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Published 30/09/2009 email E-MAIL print PRINT

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Trevor Dannatt: works and words

By Roger Stonehouse
Black Dog Publishing, 2008

by MICHAEL SPENS

Trevor Dannatt, RA, FRIBA (b. London 1920) has been a prominent architect in Britain for most of the post-war period. Subsequently he became a Royal Academician and Professor of Architecture at the Royal Academy, having been a Visiting Professor, Washington, St Louis, and Professor at Manchester University School of Architecture. His architectural career has shown a remarkably consistent trajectory as a mainstream modernist. He was Honorary Secretary of the M.A.R.S Group (1952–57) as well as currently President of the key 20th Century Society and a Trustee of DOCOMO (Documents of the Modern Movement) from 1991. He also showed early a facility for writing and editing.

Roger Stonehouse has wisely given vent to that additional talent, which reveals Dannatt’s inherent literacy, in a special supplement at the end of the book. Editions of the Architects Year Book of the 1960s wholly captured the vision and intrigue of that transitional, but productive period, of British architecture. In many subsequent obituaries of former friends and colleagues is also revealed his sympathy and understanding for others in the field, such as Max Fry, Jane Drew, Ove Arup, the Dane Finn Juhl. He had a gift for eloquent critique, as when he dismissed, gently (in comparison with Van de Velde’s Kroller Museum in Holland) Gehry’s Bilbao as “more an urban pivot than a gallery”. His rich architectural friendship with Denis Lasdun is described with generosity on their visit to the Abbey Church of Sant’Animo, a Benedictine masterpiece (1120), which in its simplicity of volume and profile would have deeply moved him. For Dannatt too was a purist, still influenced perhaps as Stonehouse points out by a nonconformist church childhood. Of like mind of course would be the subject of another obituary, ‘Frederic Lucas Marcus’: and indeed Dannatt’s lifelong interest in the artist Max Bill, and subsequent collection is visual proof today of that philosophy. Dannatt was part of the Festival Hall Design Group, and a personally attributable item was very elegant, somewhat high-tech metal canopy to the South Entrance there (now displaced), yet which appears historically now to be a work of the 1980s than the early 60s. Dannatt’s obituary of Peter Moro, a star of the Festival Hall Design Group was as his own contribution to this was concerned, typically reticent. In fact throughout a long and productive career it has to be said that Trevor Dannatt’s achievement has been much unsung and not adequately recognised.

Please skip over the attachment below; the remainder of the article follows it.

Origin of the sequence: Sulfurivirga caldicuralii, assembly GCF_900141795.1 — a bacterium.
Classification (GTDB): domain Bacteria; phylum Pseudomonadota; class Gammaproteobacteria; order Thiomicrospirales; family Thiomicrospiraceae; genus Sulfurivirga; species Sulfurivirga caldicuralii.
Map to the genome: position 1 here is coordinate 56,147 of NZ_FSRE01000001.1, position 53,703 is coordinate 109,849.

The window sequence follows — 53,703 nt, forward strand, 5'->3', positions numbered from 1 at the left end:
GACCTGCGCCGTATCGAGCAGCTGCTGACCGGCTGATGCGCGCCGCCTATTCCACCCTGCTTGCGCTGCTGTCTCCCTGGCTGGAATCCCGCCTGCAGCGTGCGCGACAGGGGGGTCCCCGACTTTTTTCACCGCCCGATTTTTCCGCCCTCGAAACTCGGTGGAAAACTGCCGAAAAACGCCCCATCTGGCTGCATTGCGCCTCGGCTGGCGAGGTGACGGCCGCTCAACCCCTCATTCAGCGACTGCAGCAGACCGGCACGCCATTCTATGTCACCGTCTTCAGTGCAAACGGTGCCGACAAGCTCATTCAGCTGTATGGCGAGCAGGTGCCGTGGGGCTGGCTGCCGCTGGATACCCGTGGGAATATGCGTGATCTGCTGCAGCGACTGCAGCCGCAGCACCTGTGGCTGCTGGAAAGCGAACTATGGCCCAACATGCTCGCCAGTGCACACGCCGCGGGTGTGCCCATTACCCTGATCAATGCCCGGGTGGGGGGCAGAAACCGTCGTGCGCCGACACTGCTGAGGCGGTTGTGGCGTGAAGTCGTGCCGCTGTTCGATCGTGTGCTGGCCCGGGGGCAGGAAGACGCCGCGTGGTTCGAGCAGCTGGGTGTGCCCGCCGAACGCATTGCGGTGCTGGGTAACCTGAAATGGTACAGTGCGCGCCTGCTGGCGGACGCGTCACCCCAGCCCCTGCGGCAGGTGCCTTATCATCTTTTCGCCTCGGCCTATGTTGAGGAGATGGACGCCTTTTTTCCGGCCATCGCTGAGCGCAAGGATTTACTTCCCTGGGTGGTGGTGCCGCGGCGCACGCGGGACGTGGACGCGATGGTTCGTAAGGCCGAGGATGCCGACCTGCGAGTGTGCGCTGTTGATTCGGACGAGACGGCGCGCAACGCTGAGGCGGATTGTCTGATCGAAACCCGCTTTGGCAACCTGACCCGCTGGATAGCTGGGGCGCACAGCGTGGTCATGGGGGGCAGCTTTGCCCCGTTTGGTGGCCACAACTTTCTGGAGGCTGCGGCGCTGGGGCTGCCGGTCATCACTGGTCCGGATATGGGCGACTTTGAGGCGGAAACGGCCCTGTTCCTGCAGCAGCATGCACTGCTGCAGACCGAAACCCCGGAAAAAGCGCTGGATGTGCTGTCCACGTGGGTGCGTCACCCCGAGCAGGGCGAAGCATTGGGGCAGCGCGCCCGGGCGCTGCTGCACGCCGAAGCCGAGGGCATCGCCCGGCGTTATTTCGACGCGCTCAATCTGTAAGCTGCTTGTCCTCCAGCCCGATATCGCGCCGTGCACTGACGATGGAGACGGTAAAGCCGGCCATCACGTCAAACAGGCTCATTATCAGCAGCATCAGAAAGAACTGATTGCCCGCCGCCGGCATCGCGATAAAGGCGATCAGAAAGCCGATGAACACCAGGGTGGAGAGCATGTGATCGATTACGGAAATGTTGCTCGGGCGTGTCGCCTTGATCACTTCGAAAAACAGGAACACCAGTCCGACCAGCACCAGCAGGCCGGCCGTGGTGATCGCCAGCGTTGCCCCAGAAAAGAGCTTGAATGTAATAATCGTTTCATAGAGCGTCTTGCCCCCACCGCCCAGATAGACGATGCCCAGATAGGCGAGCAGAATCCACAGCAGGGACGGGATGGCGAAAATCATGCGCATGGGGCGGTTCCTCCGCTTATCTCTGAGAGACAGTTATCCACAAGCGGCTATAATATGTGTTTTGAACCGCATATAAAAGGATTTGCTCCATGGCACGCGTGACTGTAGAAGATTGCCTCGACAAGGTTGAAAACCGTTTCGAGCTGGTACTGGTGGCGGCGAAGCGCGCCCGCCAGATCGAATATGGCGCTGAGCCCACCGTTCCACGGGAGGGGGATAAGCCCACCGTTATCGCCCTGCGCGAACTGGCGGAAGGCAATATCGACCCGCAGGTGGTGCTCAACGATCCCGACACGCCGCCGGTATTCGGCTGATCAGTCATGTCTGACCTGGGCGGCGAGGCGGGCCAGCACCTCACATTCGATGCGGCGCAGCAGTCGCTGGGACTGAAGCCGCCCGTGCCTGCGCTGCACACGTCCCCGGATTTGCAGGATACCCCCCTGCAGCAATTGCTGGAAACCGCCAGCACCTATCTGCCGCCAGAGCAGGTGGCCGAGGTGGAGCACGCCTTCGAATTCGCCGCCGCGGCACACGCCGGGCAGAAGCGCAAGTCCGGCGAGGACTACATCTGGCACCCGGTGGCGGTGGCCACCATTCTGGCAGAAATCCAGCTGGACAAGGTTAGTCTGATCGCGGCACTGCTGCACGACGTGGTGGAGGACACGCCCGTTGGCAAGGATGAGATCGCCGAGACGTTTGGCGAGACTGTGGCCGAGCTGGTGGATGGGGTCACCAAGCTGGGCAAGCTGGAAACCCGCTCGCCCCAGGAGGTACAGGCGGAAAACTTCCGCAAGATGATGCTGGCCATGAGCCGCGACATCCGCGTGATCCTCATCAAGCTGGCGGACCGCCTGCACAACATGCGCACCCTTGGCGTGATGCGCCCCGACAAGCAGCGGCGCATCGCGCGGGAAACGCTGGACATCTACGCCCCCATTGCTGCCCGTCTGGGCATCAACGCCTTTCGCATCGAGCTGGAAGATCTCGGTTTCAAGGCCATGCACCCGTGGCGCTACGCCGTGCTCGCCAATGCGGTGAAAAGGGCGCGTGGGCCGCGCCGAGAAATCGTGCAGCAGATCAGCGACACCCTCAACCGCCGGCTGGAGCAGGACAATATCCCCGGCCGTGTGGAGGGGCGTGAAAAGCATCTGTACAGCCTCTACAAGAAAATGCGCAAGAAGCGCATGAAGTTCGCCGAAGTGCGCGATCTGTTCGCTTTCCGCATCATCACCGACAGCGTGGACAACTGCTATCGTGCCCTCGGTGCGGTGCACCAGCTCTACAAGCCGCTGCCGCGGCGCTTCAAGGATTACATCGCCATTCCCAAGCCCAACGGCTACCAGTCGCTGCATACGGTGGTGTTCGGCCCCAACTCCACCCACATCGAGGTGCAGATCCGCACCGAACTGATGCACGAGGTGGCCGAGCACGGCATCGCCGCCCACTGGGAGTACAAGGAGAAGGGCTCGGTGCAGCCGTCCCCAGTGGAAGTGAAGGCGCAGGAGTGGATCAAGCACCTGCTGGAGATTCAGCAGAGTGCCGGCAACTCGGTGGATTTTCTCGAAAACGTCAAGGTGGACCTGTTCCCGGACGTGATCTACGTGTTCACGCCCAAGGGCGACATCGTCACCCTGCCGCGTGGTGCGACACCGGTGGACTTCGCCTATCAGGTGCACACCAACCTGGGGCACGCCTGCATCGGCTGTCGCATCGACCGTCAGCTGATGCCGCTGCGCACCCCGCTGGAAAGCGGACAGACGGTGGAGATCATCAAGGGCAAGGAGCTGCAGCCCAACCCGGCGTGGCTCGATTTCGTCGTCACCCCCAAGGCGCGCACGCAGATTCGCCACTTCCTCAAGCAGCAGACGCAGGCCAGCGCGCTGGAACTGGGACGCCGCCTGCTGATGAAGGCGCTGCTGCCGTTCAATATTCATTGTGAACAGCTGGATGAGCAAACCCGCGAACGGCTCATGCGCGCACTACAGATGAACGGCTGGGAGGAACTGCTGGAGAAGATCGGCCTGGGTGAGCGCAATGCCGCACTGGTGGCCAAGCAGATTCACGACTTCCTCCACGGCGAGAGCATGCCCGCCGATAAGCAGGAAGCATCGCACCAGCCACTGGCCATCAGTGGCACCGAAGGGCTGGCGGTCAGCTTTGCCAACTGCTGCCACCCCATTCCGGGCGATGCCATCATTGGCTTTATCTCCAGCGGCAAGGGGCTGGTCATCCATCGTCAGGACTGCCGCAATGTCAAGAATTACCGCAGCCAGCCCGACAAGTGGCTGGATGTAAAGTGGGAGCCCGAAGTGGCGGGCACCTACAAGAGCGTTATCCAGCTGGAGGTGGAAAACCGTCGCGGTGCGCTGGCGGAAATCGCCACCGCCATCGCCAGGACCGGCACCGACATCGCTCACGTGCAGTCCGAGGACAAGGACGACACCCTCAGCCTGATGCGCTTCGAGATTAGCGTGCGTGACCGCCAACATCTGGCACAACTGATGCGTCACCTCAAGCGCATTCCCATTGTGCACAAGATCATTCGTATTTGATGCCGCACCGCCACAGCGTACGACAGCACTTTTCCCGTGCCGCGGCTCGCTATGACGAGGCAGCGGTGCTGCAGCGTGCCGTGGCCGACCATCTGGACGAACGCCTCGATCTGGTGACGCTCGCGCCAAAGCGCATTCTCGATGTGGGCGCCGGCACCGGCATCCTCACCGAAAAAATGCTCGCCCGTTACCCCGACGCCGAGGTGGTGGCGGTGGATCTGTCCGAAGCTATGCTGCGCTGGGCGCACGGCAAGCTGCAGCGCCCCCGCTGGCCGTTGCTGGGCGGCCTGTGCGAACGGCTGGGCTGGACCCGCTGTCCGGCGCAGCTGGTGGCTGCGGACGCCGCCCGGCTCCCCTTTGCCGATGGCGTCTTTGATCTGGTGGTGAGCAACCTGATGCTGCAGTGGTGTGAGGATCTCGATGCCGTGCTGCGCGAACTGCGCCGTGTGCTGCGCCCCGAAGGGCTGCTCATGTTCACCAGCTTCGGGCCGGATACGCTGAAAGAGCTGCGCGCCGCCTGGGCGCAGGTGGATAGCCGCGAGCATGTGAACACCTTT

Dannatt’s personal admiration of the Finnish master Alvar Aalto, was unstinting. For this author to be standing under the domed roof lights at the Viipuri Library (by Aalto c. l933) with Dannatt was memorably enlightening. One of his formative early collaborations was with Sir Leslie Martin in the Festival Hall Group and this led in due course to collaboration with Martin on the Leicester University Hall of Residence (1960) This work seems fortuitously related to Harvey Court at Cambridge which Leslie Martin, Colin St John Wilson, and Patrick Hodgkinson designed (1957–62). It has proved difficult, even contentious to unravel the individual contributions here, but at Leicester Dannatt’s vital contribution was clearly recognisable. Subsequently Dannatt’s partnership with Colin Dollimore and Ronald Paxton was, as Trevor Dannatt and Partners. This combination was highly productive, encompassing The King Feisal Conference Centre in Riyadh and sustainable housing there for the British Embassy as well as a Mosque that somehow married desert Puritanism with his own nonconformist philosophy. In 1988 Dannatt was able to take on the Master Plan for the University of Greenwich, to be housed in four major Listed Buildings and Dannatt received from this grateful client the honour of Doctor of Design, Honoris Causa, in 2002.

Stonehouse has recognised the importance of Dannatt’s private houses, within his total oeuvre. Early and most significant has been the masterly Laslett House (1958), which brought Dannatt (in his later 30s by then) into prominence. Today, this building, clad in its immaculate timber panels, stands as a testament to the true ethic of evolving modernism. The first floor corner window slots in effortlessly and the detailing is impeccable and has survived the dampness of the Cambridgeshire Fens. Perhaps significantly and preceding Colin St John Wilson’s Grantchester Road houses (1961–64) one has to concede to Dannatt the centre stand on that podium. But it is only now that attention can be reclaimed for himself. A subsequent and little known house, Pitcorthie House, Fife, Scotland (1966) is likewise a largely unhailed masterwork of British mainstream modernism (a nonconformist essay to set against English Episcopalian thinking, hardwired more than one might think). This is a timely and comprehensive study of a contemporary master. Stonehouse’s work was preceded by a previous equally thorough and enlightening study of the architecture of Dannatt’s contemporary and fellow Royal Academician Sir Colin St John Wilson RA: Buildings and Projects, Black Dog Publishing, London, 2007. The dedication of this publisher has ensured that the canon of British later twentieth century architecture is becoming increasingly complete as the major gaps are now filled. Roger Stonehouse is to be complimented as the author and researcher of both works.



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